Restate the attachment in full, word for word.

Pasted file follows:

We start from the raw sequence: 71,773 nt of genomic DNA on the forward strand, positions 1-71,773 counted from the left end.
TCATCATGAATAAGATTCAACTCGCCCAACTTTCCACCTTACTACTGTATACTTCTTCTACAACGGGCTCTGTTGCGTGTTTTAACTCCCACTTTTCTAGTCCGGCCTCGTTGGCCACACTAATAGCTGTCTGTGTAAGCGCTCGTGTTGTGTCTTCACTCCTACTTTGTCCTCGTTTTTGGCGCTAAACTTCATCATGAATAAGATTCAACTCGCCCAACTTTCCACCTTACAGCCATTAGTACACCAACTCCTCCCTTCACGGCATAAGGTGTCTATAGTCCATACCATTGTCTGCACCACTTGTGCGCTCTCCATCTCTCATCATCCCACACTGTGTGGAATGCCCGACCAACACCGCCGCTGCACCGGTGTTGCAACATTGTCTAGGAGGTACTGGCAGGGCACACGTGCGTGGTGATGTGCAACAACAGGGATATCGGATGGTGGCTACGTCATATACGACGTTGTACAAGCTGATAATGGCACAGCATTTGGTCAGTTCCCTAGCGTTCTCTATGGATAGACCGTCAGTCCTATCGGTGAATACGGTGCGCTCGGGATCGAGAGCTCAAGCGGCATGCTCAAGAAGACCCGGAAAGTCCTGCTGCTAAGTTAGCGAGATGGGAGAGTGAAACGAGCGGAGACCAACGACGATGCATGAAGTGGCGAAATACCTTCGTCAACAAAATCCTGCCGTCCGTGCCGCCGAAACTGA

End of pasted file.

We start from the raw sequence: 71,773 nt of genomic DNA on the forward strand, positions 1-71,773 counted from the left end.
TCATCATGAATAAGATTCAACTCGCCCAACTTTCCACCTTACTACTGTATACTTCTTCTACAACGGGCTCTGTTGCGTGTTTTAACTCCCACTTTTCTAGTCCGGCCTCGTTGGCCACACTAATAGCTGTCTGTGTAAGCGCTCGTGTTGTGTCTTCACTCCTACTTTGTCCTCGTTTTTGGCGCTAAACTTCATCATGAATAAGATTCAACTCGCCCAACTTTCCACCTTACAGCCATTAGTACACCAACTCCTCCCTTCACGGCATAAGGTGTCTATAGTCCATACCATTGTCTGCACCACTTGTGCGCTCTCCATCTCTCATCATCCCACACTGTGTGGAATGCCCGACCAACACCGCCGCTGCACCGGTGTTGCAACATTGTCTAGGAGGTACTGGCAGGGCACACGTGCGTGGTGATGTGCAACAACAGGGATATCGGATGGTGGCTACGTCATATACGACGTTGTACAAGCTGATAATGGCACAGCATTTGGTCAGTTCCCTAGCGTTCTCTATGGATAGACCGTCAGTCCTATCGGTGAATACGGTGCGCTCGGGATCGAGAGCTCAAGCGGCATGCTCAAGAAGACCCGGAAAGTCCTGCTGCTAAGTTAGCGAGATGGGAGAGTGAAACGAGCGGAGACCAACGACGATGCATGAAGTGGCGAAATACCTTCGTCAACAAAATCCTGCCGTCCGTGCCGCCGAAACTGA